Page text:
Reperfusion after reversible regional ischemia has been shown to result in delayed recovery of myocardial function, but the mechanism responsible for this phenomenon remains unknown. We explored the potential role of oxygen-free radicals as mediators of postischemic dysfunction in open-chest dogs undergoing a 15 min occlusion of the left anterior descending coronary artery (LAD) followed by 2 hr of reperfusion. Treated animals (n = 19) received an infusion of the oxygen free-radical scavengers superoxide dismutase (SOD; 15,000 U/kg) and catalase (CAT; 55,000 U/kg) for 1 hr starting 15 min before LAD occlusion, while control animals (n = 20) received an equal volume of saline. SOD and CAT produced no discernible effect on heart rate, aortic pressure, or left atrial pressure. Collateral flow to the ischemic zone (radioactive microspheres) was 0.07 ± 0.01 ml/min/g in both groups. The size of the occluded bed as determined by postmortem perfusion was 26.1 ± 1.2% of the left ventricle in the control group and 26.5 ± 0.9% in the treated group. Systolic wall thickening (an index of regional function) was assessed with an epicardial pulsed-Doppler probe. The two groups exhibited comparable systolic thickening under baseline conditions and similar degrees of dyskinesia during ischemia. Nevertheless, recovery of function (expressed as percent of baseline) was considerably greater in the treated dogs, both at 1 hr (43.8 ± 14.3 vs 12.8 ± 11.6) and 2 hr of reperfusion (74.2 ± 8.4 vs 31.6 ± 9.8, p < .005). This improved recovery of function obtained with SOD and CAT suggests that oxygen-free radicals play an important role in the genesis of myocardial dysfunction after a brief episode of regional ischemia.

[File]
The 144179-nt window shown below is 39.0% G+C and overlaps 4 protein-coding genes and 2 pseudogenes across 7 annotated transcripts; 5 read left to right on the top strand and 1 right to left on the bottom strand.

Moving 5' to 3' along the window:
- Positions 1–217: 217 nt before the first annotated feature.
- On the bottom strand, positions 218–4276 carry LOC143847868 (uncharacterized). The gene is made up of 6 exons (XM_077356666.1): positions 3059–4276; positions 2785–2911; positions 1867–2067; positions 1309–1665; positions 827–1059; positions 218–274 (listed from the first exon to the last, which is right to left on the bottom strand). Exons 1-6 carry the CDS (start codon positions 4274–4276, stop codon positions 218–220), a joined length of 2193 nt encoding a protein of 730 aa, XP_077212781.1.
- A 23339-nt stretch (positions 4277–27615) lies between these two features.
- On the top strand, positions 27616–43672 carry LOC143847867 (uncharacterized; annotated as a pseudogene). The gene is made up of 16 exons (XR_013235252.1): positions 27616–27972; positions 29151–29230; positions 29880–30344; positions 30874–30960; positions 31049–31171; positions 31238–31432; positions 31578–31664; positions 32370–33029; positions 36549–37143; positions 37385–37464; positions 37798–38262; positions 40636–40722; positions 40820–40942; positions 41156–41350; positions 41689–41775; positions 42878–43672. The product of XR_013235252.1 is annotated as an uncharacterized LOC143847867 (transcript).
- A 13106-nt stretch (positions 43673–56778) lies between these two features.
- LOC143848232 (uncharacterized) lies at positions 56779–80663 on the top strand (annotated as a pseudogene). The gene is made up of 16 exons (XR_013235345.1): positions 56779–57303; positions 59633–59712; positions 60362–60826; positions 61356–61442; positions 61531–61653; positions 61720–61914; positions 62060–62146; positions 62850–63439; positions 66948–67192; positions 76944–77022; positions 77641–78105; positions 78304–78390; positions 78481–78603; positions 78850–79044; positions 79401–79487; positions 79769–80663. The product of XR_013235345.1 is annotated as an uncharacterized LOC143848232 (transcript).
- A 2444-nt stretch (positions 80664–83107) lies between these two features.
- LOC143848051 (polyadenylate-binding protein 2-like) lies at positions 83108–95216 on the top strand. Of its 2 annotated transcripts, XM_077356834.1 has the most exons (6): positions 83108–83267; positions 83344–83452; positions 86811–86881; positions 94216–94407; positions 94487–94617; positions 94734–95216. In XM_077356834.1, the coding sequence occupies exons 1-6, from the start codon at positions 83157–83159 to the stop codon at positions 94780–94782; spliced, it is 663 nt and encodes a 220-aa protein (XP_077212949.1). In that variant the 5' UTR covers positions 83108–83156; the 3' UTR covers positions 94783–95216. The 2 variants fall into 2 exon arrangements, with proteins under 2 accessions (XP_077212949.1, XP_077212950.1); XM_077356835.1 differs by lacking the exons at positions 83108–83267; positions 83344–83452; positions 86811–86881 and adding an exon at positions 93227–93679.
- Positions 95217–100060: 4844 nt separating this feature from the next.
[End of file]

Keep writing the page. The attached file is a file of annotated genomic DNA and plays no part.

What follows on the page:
ASJC Scopus subject areas
- Cardiology and Cardiovascular Medicine
- Physiology (medical)